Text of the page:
jm + paper   8

Baby laughing hysterically at ripping paper [video]
classic Youtube unicorn chaser, saving for future use
unicorn-chaser  youtube  funny  babies  paper  videos  ffu 
11 weeks ago by jm
Maglev: A Fast and Reliable Software Network Load Balancer
Maglev is Google’s network load balancer. It is a large distributed software system that runs on commodity Linux servers. Unlike traditional hardware network load balancers, it does not require a specialized physical rack deployment, and its capacity can be easily adjusted by adding or removing servers. Network routers distribute packets evenly to the Maglev machines via Equal Cost Multipath (ECMP); each Maglev machine then matches the packets to their corresponding services and spreads them evenly to the service endpoints. To accommodate high and ever-increasing traffic, Maglev is specifically optimized for packet processing performance. A single Maglev machine is able to saturate a 10Gbps link with small packets. Maglev is also equipped with consistent hashing and connection tracking features, to minimize the negative impact of unexpected faults and failures on connection-oriented protocols. Maglev has been serving Google's traffic since 2008. It has sustained the rapid global growth of Google services, and it also provides network load balancing for Google Cloud Platform.


Something we argued for quite a lot in Amazon, back in the day....
google  paper  scale  ecmp  load-balancing  via:conall  maglev  lbs 
february 2016 by jm
"Cuckoo Filter: Practically Better Than Bloom"
'We propose a new data structure called the cuckoo filter that can replace Bloom filters for approximate set membership
tests. Cuckoo filters support adding and removing items dynamically while achieving even higher performance than
Bloom filters. For applications that store many items and target moderately low false positive rates, cuckoo filters have
lower space overhead than space-optimized Bloom filters. Our experimental results also show that cuckoo filters outperform previous data structures that extend Bloom filters to support deletions substantially in both time and space.'
algorithms  paper  bloom-filters  cuckoo-filters  cuckoo-hashing  data-structures  false-positives  big-data  probabilistic  hashing  set-membership  approximation 
march 2015 by jm
"Man vs Machine: Practical Adversarial Detection of Malicious Crowdsourcing Workers" [paper]
"traditional ML techniques are accurate (95%–99%) in detection but can be highly vulnerable to adversarial attacks". ain't that the truth
security  adversarial-attacks  machine-learning  paper  crowdsourcing  via:kragen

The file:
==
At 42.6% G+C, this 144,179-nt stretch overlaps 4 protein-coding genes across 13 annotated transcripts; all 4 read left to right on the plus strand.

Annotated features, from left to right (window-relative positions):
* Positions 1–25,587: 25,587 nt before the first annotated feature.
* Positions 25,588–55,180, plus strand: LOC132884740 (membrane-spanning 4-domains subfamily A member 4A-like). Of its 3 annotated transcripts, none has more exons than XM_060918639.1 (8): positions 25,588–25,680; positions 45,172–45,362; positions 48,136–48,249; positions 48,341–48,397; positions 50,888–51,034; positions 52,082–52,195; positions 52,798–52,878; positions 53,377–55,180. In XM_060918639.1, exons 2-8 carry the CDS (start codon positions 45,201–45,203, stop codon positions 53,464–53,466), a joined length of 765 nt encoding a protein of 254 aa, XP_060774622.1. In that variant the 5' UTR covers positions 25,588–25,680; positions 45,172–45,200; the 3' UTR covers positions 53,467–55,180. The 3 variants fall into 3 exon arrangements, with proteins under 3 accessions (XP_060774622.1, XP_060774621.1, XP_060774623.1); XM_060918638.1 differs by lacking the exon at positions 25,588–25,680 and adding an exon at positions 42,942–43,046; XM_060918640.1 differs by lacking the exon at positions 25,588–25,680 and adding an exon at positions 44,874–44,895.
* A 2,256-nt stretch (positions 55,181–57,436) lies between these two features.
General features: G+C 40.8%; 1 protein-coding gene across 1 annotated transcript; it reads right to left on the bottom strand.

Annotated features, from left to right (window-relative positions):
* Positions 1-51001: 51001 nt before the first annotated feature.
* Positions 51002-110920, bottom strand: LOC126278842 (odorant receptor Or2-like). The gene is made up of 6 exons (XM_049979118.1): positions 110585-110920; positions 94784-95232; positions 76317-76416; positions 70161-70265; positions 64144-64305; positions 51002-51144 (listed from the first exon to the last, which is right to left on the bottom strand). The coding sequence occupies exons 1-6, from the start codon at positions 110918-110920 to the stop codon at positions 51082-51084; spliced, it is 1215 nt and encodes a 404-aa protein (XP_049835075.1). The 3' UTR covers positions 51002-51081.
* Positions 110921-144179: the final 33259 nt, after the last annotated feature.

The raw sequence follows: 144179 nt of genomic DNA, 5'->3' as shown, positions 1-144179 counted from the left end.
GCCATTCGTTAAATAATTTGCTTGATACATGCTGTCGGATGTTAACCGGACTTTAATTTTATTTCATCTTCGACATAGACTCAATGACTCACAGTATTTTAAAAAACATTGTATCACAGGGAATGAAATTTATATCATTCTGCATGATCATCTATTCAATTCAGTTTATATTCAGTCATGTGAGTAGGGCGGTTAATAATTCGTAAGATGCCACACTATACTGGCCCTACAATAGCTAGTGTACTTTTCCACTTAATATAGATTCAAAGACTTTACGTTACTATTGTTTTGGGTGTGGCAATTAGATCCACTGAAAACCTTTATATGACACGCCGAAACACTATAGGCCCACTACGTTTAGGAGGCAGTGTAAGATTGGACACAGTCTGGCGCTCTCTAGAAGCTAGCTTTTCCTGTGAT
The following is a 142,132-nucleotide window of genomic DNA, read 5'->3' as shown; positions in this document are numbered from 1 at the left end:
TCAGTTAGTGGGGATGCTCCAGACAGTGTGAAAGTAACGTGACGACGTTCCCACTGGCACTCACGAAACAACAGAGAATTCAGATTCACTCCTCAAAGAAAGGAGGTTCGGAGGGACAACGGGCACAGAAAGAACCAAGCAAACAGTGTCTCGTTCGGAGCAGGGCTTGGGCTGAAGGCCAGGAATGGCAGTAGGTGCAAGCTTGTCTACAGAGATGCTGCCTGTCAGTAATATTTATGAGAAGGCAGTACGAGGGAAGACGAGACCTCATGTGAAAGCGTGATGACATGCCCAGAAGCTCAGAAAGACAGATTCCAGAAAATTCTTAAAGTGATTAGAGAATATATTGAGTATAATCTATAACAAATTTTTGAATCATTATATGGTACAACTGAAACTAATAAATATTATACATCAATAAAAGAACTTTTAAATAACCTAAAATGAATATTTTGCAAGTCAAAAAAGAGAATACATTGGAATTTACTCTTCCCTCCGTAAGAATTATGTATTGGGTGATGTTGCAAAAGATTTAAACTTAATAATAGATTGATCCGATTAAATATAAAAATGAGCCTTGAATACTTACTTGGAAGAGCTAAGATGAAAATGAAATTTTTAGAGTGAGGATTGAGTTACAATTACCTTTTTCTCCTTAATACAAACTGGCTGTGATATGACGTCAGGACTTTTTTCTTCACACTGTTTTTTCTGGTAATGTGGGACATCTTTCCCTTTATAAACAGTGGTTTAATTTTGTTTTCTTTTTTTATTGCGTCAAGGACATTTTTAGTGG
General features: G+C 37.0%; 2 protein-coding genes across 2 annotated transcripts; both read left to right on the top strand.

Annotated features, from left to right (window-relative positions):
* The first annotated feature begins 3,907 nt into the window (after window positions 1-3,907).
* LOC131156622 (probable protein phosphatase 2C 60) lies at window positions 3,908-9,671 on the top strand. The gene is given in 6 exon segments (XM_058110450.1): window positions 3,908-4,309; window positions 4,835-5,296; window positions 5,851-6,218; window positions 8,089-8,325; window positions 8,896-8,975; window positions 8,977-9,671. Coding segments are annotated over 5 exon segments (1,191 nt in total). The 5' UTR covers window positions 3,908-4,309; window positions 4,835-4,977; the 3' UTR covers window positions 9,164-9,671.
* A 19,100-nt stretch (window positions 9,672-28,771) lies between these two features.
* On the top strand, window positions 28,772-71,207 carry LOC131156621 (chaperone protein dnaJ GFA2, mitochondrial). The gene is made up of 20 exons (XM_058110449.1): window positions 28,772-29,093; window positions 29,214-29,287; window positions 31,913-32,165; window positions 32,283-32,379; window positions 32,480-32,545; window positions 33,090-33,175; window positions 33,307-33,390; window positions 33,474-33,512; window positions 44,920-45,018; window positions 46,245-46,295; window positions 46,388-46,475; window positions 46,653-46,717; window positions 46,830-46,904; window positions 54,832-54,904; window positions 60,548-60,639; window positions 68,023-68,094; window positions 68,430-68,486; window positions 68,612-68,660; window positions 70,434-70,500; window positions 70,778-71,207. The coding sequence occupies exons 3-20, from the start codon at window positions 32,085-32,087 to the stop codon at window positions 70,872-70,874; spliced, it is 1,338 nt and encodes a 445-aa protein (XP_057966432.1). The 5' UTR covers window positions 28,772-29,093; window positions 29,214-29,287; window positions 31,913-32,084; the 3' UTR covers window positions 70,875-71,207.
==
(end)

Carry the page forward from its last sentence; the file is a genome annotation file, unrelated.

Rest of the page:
february 2015 by jm
How to Read a Scientific Paper (About That Researcher With a Nematode in His Mouth) - Wired Science
Let’s rewind to September 2012. It was about then- according to this recently published report (paywall) in The American Journal of Tropical Medicine – that an “otherwise healthy, 36-year-old man” felt a rough patch in his mouth, a scaly little area his right cheek. It didn’t hurt. But then it didn’t stay there either. He started testing for it with his tongue. It traveled. It moved to the back of his mouth, then forward, coiled backwards again. In the language of science: “These rough patches would appear and disappear on a daily basis, giving the patient the indirect sense that there was an organism moving within the oral cavity.”
nematodes  parasites  biology  medicine  paper  gross  funny  wired  mouth 
october 2013 by jm
The Irish State wishes to uninvent computers with new FOI Bill
Mark Coughlan noticed this:
The FOI body shall take reasonable steps to search for and extract the records to which the request relates, having due regard to the steps that would be considered reasonable if the records were held in paper format.


In other words, pretend that computerised database technology, extant since the 1960s, does not exist. Genius (via Simon McGarr)
funny  irish  ireland  foi  open-data  freedom  computerisation  punch-cards  paper  databases 
august 2013 by jm
The Bw-Tree: A B-tree for New Hardware - Microsoft Research
The emergence of new hardware and platforms has led to reconsideration of how data management systems are designed. However, certain basic functions such as key indexed access to records remain essential. While we exploit the common architectural layering of prior systems, we make radically new design decisions about each layer. Our new form of B tree, called the Bw-tree achieves its very high performance via a latch-free approach that effectively exploits the processor caches of modern multi-core chips. Our storage manager uses a unique form of log structuring that blurs the distinction between a page and a record store and works well with flash storage. This paper describes the architecture and algorithms for the Bw-tree, focusing on the main memory aspects. The paper includes results of our experiments that demonstrate that this fresh approach produces outstanding performance.
bw-trees  database  paper  toread  research  algorithms  microsoft  sql  sql-server  b-trees  data-structures  storage  cache-friendly  mechanical-sympathy 
april 2013 by jm
Inside the Mcor IRIS
'The results are startlingly good. This 3D printed skull [see pic] looks almost real. This is the print quality everyone will be able to access when Mcor’s deal with Staples enables 3D printing from copy centers.'
mcor  staples  irish  tech  3d-printing  paper 
december 2012 by jm

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